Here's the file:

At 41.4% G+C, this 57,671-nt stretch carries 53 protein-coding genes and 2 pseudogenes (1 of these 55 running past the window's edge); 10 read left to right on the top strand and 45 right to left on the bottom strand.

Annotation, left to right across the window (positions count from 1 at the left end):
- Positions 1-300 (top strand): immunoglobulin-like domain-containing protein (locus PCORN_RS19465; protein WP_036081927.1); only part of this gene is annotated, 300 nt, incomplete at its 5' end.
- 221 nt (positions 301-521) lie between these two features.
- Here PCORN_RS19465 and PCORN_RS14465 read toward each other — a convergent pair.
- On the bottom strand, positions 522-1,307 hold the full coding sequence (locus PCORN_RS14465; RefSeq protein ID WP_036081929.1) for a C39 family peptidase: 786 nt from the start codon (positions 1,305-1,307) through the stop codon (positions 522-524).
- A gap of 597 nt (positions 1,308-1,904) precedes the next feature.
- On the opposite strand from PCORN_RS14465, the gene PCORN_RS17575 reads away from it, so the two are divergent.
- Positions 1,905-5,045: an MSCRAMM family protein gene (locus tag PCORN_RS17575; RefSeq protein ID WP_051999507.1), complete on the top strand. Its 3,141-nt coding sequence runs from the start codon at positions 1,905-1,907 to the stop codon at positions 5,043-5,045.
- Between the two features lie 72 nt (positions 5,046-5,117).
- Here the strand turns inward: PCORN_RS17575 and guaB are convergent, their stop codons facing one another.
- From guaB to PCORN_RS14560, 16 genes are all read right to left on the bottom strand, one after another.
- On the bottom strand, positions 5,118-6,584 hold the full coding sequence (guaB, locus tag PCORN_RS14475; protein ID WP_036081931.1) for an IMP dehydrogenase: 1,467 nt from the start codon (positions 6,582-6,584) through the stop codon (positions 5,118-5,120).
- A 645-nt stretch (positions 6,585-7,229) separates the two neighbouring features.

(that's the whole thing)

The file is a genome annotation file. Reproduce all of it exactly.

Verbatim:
At 41.4% G+C, this 57,671-nt stretch carries 53 protein-coding genes and 2 pseudogenes (1 of these 55 running past the window's edge); 10 read left to right on the top strand and 45 right to left on the bottom strand.

Annotation, left to right across the window (positions count from 1 at the left end):
- Positions 1-300 (top strand): immunoglobulin-like domain-containing protein (locus PCORN_RS19465; protein WP_036081927.1); only part of this gene is annotated, 300 nt, incomplete at its 5' end.
- 221 nt (positions 301-521) lie between these two features.
- Here PCORN_RS19465 and PCORN_RS14465 read toward each other — a convergent pair.
- On the bottom strand, positions 522-1,307 hold the full coding sequence (locus PCORN_RS14465; RefSeq protein ID WP_036081929.1) for a C39 family peptidase: 786 nt from the start codon (positions 1,305-1,307) through the stop codon (positions 522-524).
- A gap of 597 nt (positions 1,308-1,904) precedes the next feature.
- On the opposite strand from PCORN_RS14465, the gene PCORN_RS17575 reads away from it, so the two are divergent.
- Positions 1,905-5,045: an MSCRAMM family protein gene (locus tag PCORN_RS17575; RefSeq protein ID WP_051999507.1), complete on the top strand. Its 3,141-nt coding sequence runs from the start codon at positions 1,905-1,907 to the stop codon at positions 5,043-5,045.
- Between the two features lie 72 nt (positions 5,046-5,117).
- Here the strand turns inward: PCORN_RS17575 and guaB are convergent, their stop codons facing one another.
- From guaB to PCORN_RS14560, 16 genes are all read right to left on the bottom strand, one after another.
- On the bottom strand, positions 5,118-6,584 hold the full coding sequence (guaB, locus tag PCORN_RS14475; protein ID WP_036081931.1) for an IMP dehydrogenase: 1,467 nt from the start codon (positions 6,582-6,584) through the stop codon (positions 5,118-5,120).
- A 645-nt stretch (positions 6,585-7,229) separates the two neighbouring features.